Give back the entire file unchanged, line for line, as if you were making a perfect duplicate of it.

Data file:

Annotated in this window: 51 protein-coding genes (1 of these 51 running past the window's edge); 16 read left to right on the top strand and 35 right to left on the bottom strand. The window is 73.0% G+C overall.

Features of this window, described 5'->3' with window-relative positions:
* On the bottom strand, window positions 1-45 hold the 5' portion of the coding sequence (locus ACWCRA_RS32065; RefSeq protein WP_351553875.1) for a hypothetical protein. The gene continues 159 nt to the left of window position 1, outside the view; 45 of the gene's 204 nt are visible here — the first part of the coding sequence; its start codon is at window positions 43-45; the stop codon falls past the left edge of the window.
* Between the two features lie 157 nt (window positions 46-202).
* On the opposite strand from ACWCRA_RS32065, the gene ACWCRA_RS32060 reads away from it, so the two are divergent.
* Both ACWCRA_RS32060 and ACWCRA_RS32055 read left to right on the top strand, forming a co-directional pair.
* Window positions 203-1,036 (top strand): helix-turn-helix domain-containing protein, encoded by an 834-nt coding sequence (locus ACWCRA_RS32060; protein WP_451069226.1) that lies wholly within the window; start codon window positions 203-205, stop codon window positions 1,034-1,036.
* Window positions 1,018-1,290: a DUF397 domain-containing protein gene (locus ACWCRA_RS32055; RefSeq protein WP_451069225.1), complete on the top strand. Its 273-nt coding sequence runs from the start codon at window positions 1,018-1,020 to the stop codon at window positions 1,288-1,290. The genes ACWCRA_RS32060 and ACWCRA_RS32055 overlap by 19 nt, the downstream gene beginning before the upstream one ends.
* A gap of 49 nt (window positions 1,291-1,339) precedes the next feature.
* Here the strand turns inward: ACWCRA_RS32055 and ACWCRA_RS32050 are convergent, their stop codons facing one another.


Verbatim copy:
Annotated in this window: 51 protein-coding genes (1 of these 51 running past the window's edge); 16 read left to right on the top strand and 35 right to left on the bottom strand. The window is 73.0% G+C overall.

Features of this window, described 5'->3' with window-relative positions:
* On the bottom strand, window positions 1-45 hold the 5' portion of the coding sequence (locus ACWCRA_RS32065; RefSeq protein WP_351553875.1) for a hypothetical protein. The gene continues 159 nt to the left of window position 1, outside the view; 45 of the gene's 204 nt are visible here — the first part of the coding sequence; its start codon is at window positions 43-45; the stop codon falls past the left edge of the window.
* Between the two features lie 157 nt (window positions 46-202).
* On the opposite strand from ACWCRA_RS32065, the gene ACWCRA_RS32060 reads away from it, so the two are divergent.
* Both ACWCRA_RS32060 and ACWCRA_RS32055 read left to right on the top strand, forming a co-directional pair.
* Window positions 203-1,036 (top strand): helix-turn-helix domain-containing protein, encoded by an 834-nt coding sequence (locus ACWCRA_RS32060; protein WP_451069226.1) that lies wholly within the window; start codon window positions 203-205, stop codon window positions 1,034-1,036.
* Window positions 1,018-1,290: a DUF397 domain-containing protein gene (locus ACWCRA_RS32055; RefSeq protein WP_451069225.1), complete on the top strand. Its 273-nt coding sequence runs from the start codon at window positions 1,018-1,020 to the stop codon at window positions 1,288-1,290. The genes ACWCRA_RS32060 and ACWCRA_RS32055 overlap by 19 nt, the downstream gene beginning before the upstream one ends.
* A gap of 49 nt (window positions 1,291-1,339) precedes the next feature.
* Here the strand turns inward: ACWCRA_RS32055 and ACWCRA_RS32050 are convergent, their stop codons facing one another.